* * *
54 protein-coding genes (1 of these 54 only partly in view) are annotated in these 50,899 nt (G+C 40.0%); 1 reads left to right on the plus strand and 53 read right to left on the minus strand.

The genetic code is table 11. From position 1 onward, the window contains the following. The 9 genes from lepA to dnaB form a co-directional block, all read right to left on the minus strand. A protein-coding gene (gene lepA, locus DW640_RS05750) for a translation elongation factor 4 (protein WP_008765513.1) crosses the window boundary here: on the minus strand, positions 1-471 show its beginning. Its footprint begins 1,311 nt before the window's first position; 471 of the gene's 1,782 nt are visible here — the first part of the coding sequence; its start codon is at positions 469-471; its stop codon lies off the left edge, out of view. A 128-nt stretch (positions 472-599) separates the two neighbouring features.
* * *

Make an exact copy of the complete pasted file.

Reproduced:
54 protein-coding genes (1 of these 54 only partly in view) are annotated in these 50,899 nt (G+C 40.0%); 1 reads left to right on the plus strand and 53 read right to left on the minus strand.

The genetic code is table 11. From position 1 onward, the window contains the following. The 9 genes from lepA to dnaB form a co-directional block, all read right to left on the minus strand. A protein-coding gene (gene lepA, locus DW640_RS05750) for a translation elongation factor 4 (protein WP_008765513.1) crosses the window boundary here: on the minus strand, positions 1-471 show its beginning. Its footprint begins 1,311 nt before the window's first position; 471 of the gene's 1,782 nt are visible here — the first part of the coding sequence; its start codon is at positions 469-471; its stop codon lies off the left edge, out of view. A 128-nt stretch (positions 472-599) separates the two neighbouring features.